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Posted: 5/12/2018 8:08:11 PM EDT
Hate to ask what's probably a stupid question, but here goes.

I know firefighters will use thermal imagers for various uses all the time, but not knowing if the equipment they use is designed differently for that purpose....is it safe to point any old thermal imager (in my case a FLIR Breach) toward a fire?

Thanks
Link Posted: 5/12/2018 8:30:02 PM EDT
Not a problem. FLIR has tech to protect from solar radiation so a fire won't phase it. I've viewed camp fires through my B60 many times.
Link Posted: 5/12/2018 9:38:46 PM EDT
Sounds good, thanks.

I've flashed a ThermApp by fires before with no ill-effects, so I knew it wouldn't be an immediate detriment, just didn't know if it may have a negative cumulative effect.
Link Posted: 5/12/2018 10:05:37 PM EDT
If you really want to see something cool, review a post-fire area with a Gen1 scope... it makes quite a difference due to the difference in dynamic range and linear signal amplification.

It's something a Gen2 or Gen3 can't do, but Gen1 is great for spotting underground thermal vents and hot spots that are throwing out embers or still burning.
Link Posted: 5/13/2018 12:35:53 AM EDT
[Last Edit: 5/13/2018 12:37:50 AM EDT by Heineken]
I looked at a fire once with a thermal and it left a streak almost like if you look at a bright light with NV....a few nucs and it was gone.

The other night I looked at my fire pit with my breach a few hours after we had a fire...it was about 39 degrees out...and I could see a perfect dome above and around the fire pit. I need to check and see if I took a pic.

The sun is another story though...most thermal can get damaged by directly looking at the sun right?
Link Posted: 5/13/2018 3:49:23 AM EDT
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Originally Posted By Heineken:
I looked at a fire once with a thermal and it left a streak almost like if you look at a bright light with NV....a few nucs and it was gone.

The other night I looked at my fire pit with my breach a few hours after we had a fire...it was about 39 degrees out...and I could see a perfect dome above and around the fire pit. I need to check and see if I took a pic.

The sun is another story though...most thermal can get damaged by directly looking at the sun right?
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Most thermal design includes camera use - and many fixed cameras include one period, per day, when they are looking directly at the sun for an extended period.

So most thermals are designed to handle the sun just fine for as long as you want.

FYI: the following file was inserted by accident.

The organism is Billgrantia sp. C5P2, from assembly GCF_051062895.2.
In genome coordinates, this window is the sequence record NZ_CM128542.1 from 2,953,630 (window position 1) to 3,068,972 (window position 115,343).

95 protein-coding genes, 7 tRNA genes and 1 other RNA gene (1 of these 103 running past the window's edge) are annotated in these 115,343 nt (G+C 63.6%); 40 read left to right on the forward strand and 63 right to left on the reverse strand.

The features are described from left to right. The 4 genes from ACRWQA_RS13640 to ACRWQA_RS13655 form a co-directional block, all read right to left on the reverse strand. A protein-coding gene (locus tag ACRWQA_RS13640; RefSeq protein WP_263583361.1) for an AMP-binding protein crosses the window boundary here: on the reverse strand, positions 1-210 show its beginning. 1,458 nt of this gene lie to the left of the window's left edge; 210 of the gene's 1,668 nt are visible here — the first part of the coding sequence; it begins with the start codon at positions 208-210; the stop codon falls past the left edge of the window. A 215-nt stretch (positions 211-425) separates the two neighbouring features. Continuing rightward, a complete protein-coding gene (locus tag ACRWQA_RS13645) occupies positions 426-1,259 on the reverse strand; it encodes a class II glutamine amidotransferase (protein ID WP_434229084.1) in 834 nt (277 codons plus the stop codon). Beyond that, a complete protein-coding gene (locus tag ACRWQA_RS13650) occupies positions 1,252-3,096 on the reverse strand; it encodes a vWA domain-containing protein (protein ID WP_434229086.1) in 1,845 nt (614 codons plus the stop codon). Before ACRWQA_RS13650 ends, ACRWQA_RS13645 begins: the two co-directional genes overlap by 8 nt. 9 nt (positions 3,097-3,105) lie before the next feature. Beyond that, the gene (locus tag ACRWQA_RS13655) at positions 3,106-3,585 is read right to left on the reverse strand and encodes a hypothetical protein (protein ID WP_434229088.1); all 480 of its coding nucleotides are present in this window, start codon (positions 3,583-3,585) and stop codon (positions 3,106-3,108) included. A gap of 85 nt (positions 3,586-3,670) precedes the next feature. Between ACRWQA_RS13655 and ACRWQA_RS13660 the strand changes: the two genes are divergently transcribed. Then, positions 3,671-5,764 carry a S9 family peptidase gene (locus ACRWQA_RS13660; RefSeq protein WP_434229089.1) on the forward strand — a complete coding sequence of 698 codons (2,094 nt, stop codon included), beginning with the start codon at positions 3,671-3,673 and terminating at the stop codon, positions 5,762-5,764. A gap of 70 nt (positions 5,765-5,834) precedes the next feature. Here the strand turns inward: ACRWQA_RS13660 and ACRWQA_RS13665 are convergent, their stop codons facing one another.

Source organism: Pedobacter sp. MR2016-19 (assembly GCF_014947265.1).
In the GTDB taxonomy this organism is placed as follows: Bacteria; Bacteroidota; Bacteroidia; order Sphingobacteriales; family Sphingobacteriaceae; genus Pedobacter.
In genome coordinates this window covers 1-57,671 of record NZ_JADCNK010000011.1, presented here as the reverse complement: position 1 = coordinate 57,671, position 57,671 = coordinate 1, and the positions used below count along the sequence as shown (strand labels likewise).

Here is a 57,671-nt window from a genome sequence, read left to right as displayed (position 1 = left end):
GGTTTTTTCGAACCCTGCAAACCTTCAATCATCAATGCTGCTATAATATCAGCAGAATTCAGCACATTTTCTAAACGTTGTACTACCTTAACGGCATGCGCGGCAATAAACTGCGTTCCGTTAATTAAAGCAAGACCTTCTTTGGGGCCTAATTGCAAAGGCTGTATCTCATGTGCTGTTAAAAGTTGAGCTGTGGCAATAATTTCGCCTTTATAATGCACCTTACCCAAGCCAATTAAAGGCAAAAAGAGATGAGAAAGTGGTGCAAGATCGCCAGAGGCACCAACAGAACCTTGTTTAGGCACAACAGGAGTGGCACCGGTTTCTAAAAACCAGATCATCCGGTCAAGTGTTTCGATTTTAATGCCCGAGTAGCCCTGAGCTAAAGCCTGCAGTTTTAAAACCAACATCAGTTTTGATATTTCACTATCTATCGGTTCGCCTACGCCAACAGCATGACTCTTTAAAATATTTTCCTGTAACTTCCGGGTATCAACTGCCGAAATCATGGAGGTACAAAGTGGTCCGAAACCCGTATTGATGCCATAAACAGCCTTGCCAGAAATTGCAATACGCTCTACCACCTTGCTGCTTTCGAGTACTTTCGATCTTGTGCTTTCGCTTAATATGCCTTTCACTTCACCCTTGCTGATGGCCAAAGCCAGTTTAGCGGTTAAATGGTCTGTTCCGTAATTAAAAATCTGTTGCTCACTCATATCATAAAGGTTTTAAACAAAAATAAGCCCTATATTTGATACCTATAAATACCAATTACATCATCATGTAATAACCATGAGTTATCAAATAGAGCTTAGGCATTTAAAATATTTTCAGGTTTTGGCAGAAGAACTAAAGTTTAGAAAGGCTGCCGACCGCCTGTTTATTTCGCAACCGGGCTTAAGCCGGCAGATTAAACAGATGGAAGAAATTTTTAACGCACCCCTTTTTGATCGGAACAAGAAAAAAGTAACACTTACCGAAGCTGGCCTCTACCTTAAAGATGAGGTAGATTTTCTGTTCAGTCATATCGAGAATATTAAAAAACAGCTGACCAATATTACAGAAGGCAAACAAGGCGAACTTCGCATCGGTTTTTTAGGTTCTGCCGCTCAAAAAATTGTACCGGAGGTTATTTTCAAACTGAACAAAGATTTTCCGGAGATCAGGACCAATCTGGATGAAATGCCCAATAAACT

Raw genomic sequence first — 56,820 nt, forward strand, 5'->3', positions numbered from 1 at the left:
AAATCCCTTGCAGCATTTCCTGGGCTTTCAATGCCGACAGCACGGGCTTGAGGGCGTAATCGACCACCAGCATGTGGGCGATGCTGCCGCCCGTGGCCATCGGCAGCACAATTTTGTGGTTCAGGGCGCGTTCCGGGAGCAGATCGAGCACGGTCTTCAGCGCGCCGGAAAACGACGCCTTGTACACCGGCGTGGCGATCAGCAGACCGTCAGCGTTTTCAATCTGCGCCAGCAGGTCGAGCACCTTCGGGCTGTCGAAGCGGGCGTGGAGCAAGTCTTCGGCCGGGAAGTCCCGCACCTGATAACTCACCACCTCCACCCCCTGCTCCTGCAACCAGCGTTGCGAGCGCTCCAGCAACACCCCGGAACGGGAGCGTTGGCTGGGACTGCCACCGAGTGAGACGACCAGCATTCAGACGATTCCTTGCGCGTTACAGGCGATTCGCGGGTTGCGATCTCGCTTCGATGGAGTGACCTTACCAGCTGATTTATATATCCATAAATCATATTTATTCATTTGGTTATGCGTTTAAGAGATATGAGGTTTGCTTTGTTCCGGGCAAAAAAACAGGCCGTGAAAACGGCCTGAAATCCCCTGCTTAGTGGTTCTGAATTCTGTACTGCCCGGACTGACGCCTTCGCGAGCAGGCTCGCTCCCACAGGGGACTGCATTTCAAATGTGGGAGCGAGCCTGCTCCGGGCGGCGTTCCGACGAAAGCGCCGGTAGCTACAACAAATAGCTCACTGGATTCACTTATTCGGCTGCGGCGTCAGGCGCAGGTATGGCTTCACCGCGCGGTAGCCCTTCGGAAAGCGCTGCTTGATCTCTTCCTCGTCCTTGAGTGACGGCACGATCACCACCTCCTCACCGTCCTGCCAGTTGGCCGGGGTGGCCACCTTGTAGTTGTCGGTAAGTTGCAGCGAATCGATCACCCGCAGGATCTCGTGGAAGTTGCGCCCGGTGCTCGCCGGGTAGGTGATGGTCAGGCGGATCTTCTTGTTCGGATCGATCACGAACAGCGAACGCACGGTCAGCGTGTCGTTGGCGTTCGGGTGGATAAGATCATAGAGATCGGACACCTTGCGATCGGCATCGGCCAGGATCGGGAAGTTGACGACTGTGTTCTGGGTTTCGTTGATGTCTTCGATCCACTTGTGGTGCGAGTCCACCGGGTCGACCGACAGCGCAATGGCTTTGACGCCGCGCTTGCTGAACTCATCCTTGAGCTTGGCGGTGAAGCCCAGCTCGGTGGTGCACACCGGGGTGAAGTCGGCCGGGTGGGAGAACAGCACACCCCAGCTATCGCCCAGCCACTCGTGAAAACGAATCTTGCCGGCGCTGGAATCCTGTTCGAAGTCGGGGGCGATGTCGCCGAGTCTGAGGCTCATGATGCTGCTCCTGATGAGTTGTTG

David.
Link Posted: 5/13/2018 12:42:39 PM EDT
[Last Edit: 5/13/2018 3:12:28 PM EDT by Heineken]
Discussion ForumsJump to Quoted PostQuote History
Originally Posted By cj7hawk:
Most thermal design includes camera use - and many fixed cameras include one period, per day, when they are looking directly at the sun for an extended period.

So most thermals are designed to handle the sun just fine for as long as you want.

David.
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Originally Posted By cj7hawk:
Originally Posted By Heineken:
I looked at a fire once with a thermal and it left a streak almost like if you look at a bright light with NV....a few nucs and it was gone.

The other night I looked at my fire pit with my breach a few hours after we had a fire...it was about 39 degrees out...and I could see a perfect dome above and around the fire pit. I need to check and see if I took a pic.

The sun is another story though...most thermal can get damaged by directly looking at the sun right?
Most thermal design includes camera use - and many fixed cameras include one period, per day, when they are looking directly at the sun for an extended period.

So most thermals are designed to handle the sun just fine for as long as you want.

David.
Just read interesting article about flir sensors and the several ways they design so they are not harmed by the sun. Even so, in the Flir Breach manual it says don't point at sun and says inadvertent sun damage not covered by warranty...prob more of a cover their asses kind of thing I am guessing.

Some other kinds of sensors not always the same though and sun can destroy them...

https://www.ifsecglobal.com/are-thermal-cameras-damaged-by-solar-radiation/

"Vanadium Oxide is just one material that is used for manufacturing these detectors. Other materials are Amorphous Silicon (a-Si) and Barium Strontium Titanate (BST). Manufacturers using a-Si or BST technology are sometimes even specifying in their own user manuals that the cameras cannot be exposed to direct sunlight. Otherwise the camera will be permanently damaged and warranty will be void."

For some reason I swore the literature with my IR Reap warned about pointing at sun...even of it was off....but I just looked thru quick reference and full manual and can not find anything about the sun..must have been reading something else. My thought was even if it's off...the lens can still focus the sun's raise/energy and create heat and damage electronics and internal parts. Kinda like a magnifier glass and burning ants....and I wrong? Please someone smarter then I school me on this please.